Warbrick, C. (2004) 'The European response to terrorism in an age of human rights.', European journal of international law., 15 (5). pp. 989-1018.
However terrorism is defined, it covers some non-state violence directly or indirectly against state authorities. The authorities against which it is directed will always regard these activities as criminal. Accordingly, one line of response to core terrorism will be through criminal law enforcement. For many reasons, states do not always find that the ‘ordinary’ criminal law and procedure, with their delicate balances between preserving public order and respecting the rights of individuals, allows effective responses to terrorism. Modifications of the law, including special laws justified only on the basis of an exceptional emergency, have been enacted. These laws inevitably interfere with the human rights of individuals. It is for the state to justify these interferences within the scope of its human rights obligations. In Europe, the ratification of the European Convention on Human Rights (ECHR) by practically all European states means that the European Court of Human Rights will have jurisdiction over the striking of a balance between the rights of individuals and the response to terrorism. This ultimate judicial role is important because it means that the European states may not put ‘terrrorists’ beyond the law. Where a state finds the threat to its security so serious that it must resort to a military rather than a police response, international humanitarian law (IHL) may apply but, because of the procedural avenue which the ECHR provides, it is important to stress that IHL does not apply to the exclusion of human rights law. It is suggested in the paper that the insistence on the application and observance of international legal standards of human rights, even if they must be modified in extremis, should be an essential feature of any response to terrorism, even a war against terrorism, which is waged to protect the rule of law. A postscript refers very briefly to part of the judgment of the Court of Appeal of England, which deals with the consequences of the obtaining of information by means of torture, a judgment which seeks to draw a strong line between the international obligations of the state and the interpretation of its national law in the interests of a more effective response to terrorism.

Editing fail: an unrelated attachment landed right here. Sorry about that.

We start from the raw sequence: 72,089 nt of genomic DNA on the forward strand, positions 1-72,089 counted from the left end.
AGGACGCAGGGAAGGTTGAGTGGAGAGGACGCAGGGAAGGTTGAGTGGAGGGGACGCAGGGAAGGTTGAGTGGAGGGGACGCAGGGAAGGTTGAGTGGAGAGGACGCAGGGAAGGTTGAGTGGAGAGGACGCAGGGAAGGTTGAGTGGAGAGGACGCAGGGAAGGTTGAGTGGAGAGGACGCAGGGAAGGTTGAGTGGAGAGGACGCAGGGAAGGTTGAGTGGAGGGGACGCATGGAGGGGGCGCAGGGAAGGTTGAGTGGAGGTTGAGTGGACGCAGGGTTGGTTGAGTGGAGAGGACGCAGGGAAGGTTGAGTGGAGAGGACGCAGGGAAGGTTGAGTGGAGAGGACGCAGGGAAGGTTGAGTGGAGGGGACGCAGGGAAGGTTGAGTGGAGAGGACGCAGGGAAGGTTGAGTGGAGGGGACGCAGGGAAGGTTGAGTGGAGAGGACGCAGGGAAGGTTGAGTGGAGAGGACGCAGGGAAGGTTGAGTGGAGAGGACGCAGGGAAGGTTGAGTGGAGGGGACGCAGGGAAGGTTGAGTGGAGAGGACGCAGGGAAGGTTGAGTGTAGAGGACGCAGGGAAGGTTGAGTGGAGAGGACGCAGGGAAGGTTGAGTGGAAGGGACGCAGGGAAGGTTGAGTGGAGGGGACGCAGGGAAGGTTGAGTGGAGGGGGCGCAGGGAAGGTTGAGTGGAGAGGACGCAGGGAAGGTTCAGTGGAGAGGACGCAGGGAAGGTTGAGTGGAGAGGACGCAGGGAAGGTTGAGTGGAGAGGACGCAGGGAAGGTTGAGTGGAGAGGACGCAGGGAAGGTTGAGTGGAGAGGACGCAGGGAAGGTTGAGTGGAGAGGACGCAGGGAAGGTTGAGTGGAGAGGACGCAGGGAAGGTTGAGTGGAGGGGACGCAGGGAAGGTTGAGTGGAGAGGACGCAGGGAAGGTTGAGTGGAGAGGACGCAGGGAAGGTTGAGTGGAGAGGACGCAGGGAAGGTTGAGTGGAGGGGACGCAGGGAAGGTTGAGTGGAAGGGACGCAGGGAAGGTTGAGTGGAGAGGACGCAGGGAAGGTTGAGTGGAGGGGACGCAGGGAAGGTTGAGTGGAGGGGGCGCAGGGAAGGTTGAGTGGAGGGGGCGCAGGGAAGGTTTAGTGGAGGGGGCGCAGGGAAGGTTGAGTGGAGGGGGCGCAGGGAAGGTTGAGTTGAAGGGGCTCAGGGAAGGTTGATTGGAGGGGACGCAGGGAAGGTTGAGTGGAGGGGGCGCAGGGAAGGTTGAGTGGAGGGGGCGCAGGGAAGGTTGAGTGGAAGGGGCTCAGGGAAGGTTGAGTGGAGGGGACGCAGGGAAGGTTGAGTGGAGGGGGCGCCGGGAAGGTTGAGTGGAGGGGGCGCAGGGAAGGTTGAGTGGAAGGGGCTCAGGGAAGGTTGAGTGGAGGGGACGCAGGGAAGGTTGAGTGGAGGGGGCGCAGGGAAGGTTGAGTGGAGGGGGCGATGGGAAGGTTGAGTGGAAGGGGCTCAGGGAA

|Keywords:||Derogations, European Court of Human Rights, Human rights, Jurisdiction, Terrorism, United States.|
|Full text:||Full text not available from this repository.|
|Publisher Web site:||http://dx.doi.org/10.1093/ejil/15.5.989|
|Record Created:||14 Aug 2008|
|Last Modified:||08 Apr 2009 16:31|
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